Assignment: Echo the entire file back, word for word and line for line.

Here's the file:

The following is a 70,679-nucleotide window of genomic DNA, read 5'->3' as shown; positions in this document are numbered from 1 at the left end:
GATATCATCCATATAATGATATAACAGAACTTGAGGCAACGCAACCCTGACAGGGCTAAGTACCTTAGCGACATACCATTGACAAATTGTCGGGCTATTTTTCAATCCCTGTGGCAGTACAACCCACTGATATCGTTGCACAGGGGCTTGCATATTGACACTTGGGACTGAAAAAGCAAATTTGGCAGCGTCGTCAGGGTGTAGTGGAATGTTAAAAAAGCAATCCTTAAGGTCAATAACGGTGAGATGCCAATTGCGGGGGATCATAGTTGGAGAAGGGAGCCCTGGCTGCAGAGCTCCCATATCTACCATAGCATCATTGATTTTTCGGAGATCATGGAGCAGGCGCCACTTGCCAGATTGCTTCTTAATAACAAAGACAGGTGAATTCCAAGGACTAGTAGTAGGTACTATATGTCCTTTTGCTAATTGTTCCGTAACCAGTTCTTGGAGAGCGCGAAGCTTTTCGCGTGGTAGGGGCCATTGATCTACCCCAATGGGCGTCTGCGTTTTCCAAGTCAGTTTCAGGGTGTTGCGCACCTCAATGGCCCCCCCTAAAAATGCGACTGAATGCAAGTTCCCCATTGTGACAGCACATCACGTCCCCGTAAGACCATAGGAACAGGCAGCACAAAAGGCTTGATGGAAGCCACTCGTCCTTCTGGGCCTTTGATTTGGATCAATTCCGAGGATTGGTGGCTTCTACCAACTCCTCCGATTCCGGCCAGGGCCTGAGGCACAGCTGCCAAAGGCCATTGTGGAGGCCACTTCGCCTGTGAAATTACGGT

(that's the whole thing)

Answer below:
The following is a 70,679-nucleotide window of genomic DNA, read 5'->3' as shown; positions in this document are numbered from 1 at the left end:
GATATCATCCATATAATGATATAACAGAACTTGAGGCAACGCAACCCTGACAGGGCTAAGTACCTTAGCGACATACCATTGACAAATTGTCGGGCTATTTTTCAATCCCTGTGGCAGTACAACCCACTGATATCGTTGCACAGGGGCTTGCATATTGACACTTGGGACTGAAAAAGCAAATTTGGCAGCGTCGTCAGGGTGTAGTGGAATGTTAAAAAAGCAATCCTTAAGGTCAATAACGGTGAGATGCCAATTGCGGGGGATCATAGTTGGAGAAGGGAGCCCTGGCTGCAGAGCTCCCATATCTACCATAGCATCATTGATTTTTCGGAGATCATGGAGCAGGCGCCACTTGCCAGATTGCTTCTTAATAACAAAGACAGGTGAATTCCAAGGACTAGTAGTAGGTACTATATGTCCTTTTGCTAATTGTTCCGTAACCAGTTCTTGGAGAGCGCGAAGCTTTTCGCGTGGTAGGGGCCATTGATCTACCCCAATGGGCGTCTGCGTTTTCCAAGTCAGTTTCAGGGTGTTGCGCACCTCAATGGCCCCCCCTAAAAATGCGACTGAATGCAAGTTCCCCATTGTGACAGCACATCACGTCCCCGTAAGACCATAGGAACAGGCAGCACAAAAGGCTTGATGGAAGCCACTCGTCCTTCTGGGCCTTTGATTTGGATCAATTCCGAGGATTGGTGGCTTCTACCAACTCCTCCGATTCCGGCCAGGGCCTGAGGCACAGCTGCCAAAGGCCATTGTGGAGGCCACTTCGCCTGTGAAATTACGGT